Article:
Law - Atomic Weapon

In the U.S., patents may not be granted on any invention or discovery which is useful solely in the utilization of special nuclear material or atomic energy in an atomic weapon. The following definitions are given in the Atomic Energy Act of 1954, as amended:

The term ''atomic weapon'' means any device utilizing atomic energy, exclusive of the means for transporting or propelling the device (where such means is a separable and divisible part of the device), the principal purpose of which is for use as, or for development of, a weapon, a weapon prototype, or a weapon test device.

The term ''atomic energy'' means all forms of energy released in the course of nuclear fission or nuclear transformation.

The term ''special nuclear material'' means (1) plutonium, uranium enriched in the isotope 233 or in the isotope 235, and any other material which the Atomic Energy Commission determines to be special nuclear material, but does not include source material; or (2) any material artificially enriched by any of the foregoing, but does not include source material.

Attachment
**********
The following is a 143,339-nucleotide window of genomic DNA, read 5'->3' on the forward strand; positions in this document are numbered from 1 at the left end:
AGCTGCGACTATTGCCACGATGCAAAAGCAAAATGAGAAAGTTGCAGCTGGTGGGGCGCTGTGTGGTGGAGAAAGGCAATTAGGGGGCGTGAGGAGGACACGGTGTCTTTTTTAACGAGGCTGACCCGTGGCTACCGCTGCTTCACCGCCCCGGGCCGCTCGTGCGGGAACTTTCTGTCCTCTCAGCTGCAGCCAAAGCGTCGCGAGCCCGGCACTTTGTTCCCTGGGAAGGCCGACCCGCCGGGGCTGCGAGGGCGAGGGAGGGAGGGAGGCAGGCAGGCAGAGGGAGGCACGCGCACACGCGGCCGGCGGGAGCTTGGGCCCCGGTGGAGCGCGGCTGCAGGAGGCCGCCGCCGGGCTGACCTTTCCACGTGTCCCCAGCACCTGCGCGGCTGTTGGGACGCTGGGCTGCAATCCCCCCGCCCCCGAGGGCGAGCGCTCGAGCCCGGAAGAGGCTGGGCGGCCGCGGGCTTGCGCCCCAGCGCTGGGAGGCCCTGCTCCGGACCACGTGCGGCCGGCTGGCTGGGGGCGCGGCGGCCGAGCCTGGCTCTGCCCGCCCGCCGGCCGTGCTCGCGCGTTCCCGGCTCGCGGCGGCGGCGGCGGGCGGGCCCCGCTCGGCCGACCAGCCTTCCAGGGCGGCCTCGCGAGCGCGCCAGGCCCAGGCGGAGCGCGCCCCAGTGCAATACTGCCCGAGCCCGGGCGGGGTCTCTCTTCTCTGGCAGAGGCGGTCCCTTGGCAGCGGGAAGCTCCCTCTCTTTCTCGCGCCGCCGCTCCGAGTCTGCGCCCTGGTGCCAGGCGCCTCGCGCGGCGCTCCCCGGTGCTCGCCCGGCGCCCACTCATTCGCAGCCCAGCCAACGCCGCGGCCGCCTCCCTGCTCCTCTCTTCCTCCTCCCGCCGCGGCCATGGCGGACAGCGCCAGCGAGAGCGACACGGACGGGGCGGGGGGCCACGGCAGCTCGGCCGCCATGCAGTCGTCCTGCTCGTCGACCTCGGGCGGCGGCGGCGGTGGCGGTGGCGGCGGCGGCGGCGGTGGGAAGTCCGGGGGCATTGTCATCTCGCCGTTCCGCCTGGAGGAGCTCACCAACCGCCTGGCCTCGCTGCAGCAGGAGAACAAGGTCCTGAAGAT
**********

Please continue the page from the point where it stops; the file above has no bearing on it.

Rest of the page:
The term ''source material'' means (1) uranium, thorium, or any other material which is determined by the Commission to be source material; or (2) ores containing one or more of the foregoing materials, in such concentration as the Commission may by regulation determine from time to time.

The position of the USPTO on this issue is described in the following section(s) of the Manual of Patent Examining Procedure (MPEP):

MPEP 706.03(a) - Rejections under 35 U.S.C. 101
MPEP 706.03(b) - Barred by Atomic Energy Act

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